Recycling is important to our community and our planet. Recycling reduces landfill waste, cuts pollution and conserves energy and natural resources. Making beverage cans from recycled aluminum cuts air pollution by about 95 percent, but tossing away an aluminum can waste as much energy as pouring out half of that can’s volume in gasoline. Recycled glass also saves energy and reduces emissions and the consumption of raw materials. From an economic standpoint, recycling creates more jobs than landfilling. Nationwide, about 681,000 jobs are attributed to the recycling industry. Landfilling 1,000 tons of waste creates 1 job, while recycling 1,000 tons of materials creates 9 jobs.

ARD Tips and Facts

For these reasons and more, Baltimore County urges people to pledge to reduce, reuse, repurpose and recycle in every aspect of their life. Keep America Beautiful has provided a list of recycling tips and facts to help us all mark America Recycles Day and improve our efforts to recycle right:


More steel is recycled each year in North America than aluminum, paper, glass and plastic combined. Recycling steel saves nearly 74 percent of the energy used to produce it from raw materials—that’s enough energy to power about 18 million homes for a full year. Recycle steel food and beverage containers at home, work, school and when in public. Many steel items that are not accepted by the curbside recycling program can be taken to one of the County’s three resident drop-off facilities.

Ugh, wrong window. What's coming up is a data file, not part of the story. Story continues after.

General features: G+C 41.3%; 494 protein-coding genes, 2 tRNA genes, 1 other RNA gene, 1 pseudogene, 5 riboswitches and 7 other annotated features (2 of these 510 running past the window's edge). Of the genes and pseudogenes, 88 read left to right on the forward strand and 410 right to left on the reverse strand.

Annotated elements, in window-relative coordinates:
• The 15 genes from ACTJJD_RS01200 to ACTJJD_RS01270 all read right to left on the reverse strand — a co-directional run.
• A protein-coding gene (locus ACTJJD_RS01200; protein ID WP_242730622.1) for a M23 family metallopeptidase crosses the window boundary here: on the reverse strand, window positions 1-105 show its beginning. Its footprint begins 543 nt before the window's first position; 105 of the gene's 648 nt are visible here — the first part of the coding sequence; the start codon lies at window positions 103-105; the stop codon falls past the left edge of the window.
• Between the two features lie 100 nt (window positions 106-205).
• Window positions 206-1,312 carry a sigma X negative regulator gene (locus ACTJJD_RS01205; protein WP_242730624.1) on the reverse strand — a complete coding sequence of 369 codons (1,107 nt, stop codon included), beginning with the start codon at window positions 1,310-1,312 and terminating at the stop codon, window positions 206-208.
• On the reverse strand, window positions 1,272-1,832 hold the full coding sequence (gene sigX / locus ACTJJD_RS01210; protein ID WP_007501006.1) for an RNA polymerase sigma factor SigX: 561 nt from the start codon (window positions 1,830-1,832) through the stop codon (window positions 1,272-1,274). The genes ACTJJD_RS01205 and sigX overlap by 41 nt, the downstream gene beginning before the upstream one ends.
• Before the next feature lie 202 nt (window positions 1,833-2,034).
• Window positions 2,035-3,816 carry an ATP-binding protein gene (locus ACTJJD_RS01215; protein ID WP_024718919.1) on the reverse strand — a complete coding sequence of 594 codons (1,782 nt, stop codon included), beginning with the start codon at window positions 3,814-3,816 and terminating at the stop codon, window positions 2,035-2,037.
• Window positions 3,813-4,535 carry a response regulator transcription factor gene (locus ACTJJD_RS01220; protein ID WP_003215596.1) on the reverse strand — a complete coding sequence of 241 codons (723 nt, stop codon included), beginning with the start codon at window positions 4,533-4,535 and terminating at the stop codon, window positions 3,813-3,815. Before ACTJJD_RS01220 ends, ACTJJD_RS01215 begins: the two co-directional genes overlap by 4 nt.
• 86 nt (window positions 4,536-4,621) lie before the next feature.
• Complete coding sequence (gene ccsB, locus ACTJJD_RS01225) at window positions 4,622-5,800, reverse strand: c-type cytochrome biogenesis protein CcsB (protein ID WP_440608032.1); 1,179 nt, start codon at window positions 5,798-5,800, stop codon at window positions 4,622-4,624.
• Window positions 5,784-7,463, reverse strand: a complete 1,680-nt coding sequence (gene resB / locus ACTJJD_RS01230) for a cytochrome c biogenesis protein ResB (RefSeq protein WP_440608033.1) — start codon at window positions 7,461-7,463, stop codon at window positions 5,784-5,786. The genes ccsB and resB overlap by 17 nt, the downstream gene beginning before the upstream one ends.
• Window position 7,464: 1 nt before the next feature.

Aluminum is infinitely recyclable. Recycling aluminum saves more than 90 percent of the energy required to produce new aluminum products versus producing new metal from virgin ore. When out and about, look for curbside, school, workplace or public space recycling bins to recycle aluminum containers. When recycling at home, put aluminum cans and containers in your recycling bin or bring aluminum scrap to a residential drop-off center.

Cardboard and Mixed Paper

It takes three tons of trees to make one ton of virgin cardboard. Recycle all mixed paper and cardboard boxes and packaging. Pizza box tops can be torn off and recycled if they are free of food and grease.


We have already discussed how recycling glass saves energy and reduces emissions and consumption of raw materials. Glass can be recycled over and over without any loss in purity or quality. Place glass containers in curbside, school or work recycling bins, or your recycling container at home, or bring glass to one of the County’s drop-off centers. Recycle only glass containers used for food and beverages; other types of glass, such as windows, ovenware, Pyrex, crystal, etc. are manufactured through a different process and are not recyclable.

Plastic Containers